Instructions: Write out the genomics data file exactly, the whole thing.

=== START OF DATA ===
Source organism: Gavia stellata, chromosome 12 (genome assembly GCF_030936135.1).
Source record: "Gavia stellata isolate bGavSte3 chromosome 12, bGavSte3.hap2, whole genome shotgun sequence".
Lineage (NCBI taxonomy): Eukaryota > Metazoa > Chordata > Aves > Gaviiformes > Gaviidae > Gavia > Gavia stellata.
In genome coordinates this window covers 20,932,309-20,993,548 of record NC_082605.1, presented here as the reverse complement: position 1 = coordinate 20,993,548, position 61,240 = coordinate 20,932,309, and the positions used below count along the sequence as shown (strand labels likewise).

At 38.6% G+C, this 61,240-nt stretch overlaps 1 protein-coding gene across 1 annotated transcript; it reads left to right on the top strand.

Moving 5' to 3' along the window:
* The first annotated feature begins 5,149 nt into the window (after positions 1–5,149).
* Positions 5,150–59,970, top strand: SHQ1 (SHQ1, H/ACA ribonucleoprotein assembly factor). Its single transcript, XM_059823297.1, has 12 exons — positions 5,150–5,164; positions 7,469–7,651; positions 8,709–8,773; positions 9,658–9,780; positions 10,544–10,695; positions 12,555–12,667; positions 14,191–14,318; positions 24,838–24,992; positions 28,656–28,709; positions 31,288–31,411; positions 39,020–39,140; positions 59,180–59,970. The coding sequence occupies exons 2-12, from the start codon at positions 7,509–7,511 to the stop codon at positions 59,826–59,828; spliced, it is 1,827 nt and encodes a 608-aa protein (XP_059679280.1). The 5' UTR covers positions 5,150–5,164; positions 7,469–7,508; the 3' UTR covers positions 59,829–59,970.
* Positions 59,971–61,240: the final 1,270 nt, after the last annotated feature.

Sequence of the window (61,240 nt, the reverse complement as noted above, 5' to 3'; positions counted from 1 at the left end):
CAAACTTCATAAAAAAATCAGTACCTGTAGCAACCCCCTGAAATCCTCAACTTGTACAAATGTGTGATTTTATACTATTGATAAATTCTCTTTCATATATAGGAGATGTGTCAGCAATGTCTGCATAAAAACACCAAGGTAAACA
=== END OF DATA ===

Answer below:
Source organism: Gavia stellata, chromosome 12 (genome assembly GCF_030936135.1).
Source record: "Gavia stellata isolate bGavSte3 chromosome 12, bGavSte3.hap2, whole genome shotgun sequence".
Lineage (NCBI taxonomy): Eukaryota > Metazoa > Chordata > Aves > Gaviiformes > Gaviidae > Gavia > Gavia stellata.
In genome coordinates this window covers 20,932,309-20,993,548 of record NC_082605.1, presented here as the reverse complement: position 1 = coordinate 20,993,548, position 61,240 = coordinate 20,932,309, and the positions used below count along the sequence as shown (strand labels likewise).

At 38.6% G+C, this 61,240-nt stretch overlaps 1 protein-coding gene across 1 annotated transcript; it reads left to right on the top strand.

Moving 5' to 3' along the window:
* The first annotated feature begins 5,149 nt into the window (after positions 1–5,149).
* Positions 5,150–59,970, top strand: SHQ1 (SHQ1, H/ACA ribonucleoprotein assembly factor). Its single transcript, XM_059823297.1, has 12 exons — positions 5,150–5,164; positions 7,469–7,651; positions 8,709–8,773; positions 9,658–9,780; positions 10,544–10,695; positions 12,555–12,667; positions 14,191–14,318; positions 24,838–24,992; positions 28,656–28,709; positions 31,288–31,411; positions 39,020–39,140; positions 59,180–59,970. The coding sequence occupies exons 2-12, from the start codon at positions 7,509–7,511 to the stop codon at positions 59,826–59,828; spliced, it is 1,827 nt and encodes a 608-aa protein (XP_059679280.1). The 5' UTR covers positions 5,150–5,164; positions 7,469–7,508; the 3' UTR covers positions 59,829–59,970.
* Positions 59,971–61,240: the final 1,270 nt, after the last annotated feature.

Sequence of the window (61,240 nt, the reverse complement as noted above, 5' to 3'; positions counted from 1 at the left end):
CAAACTTCATAAAAAAATCAGTACCTGTAGCAACCCCCTGAAATCCTCAACTTGTACAAATGTGTGATTTTATACTATTGATAAATTCTCTTTCATATATAGGAGATGTGTCAGCAATGTCTGCATAAAAACACCAAGGTAAACA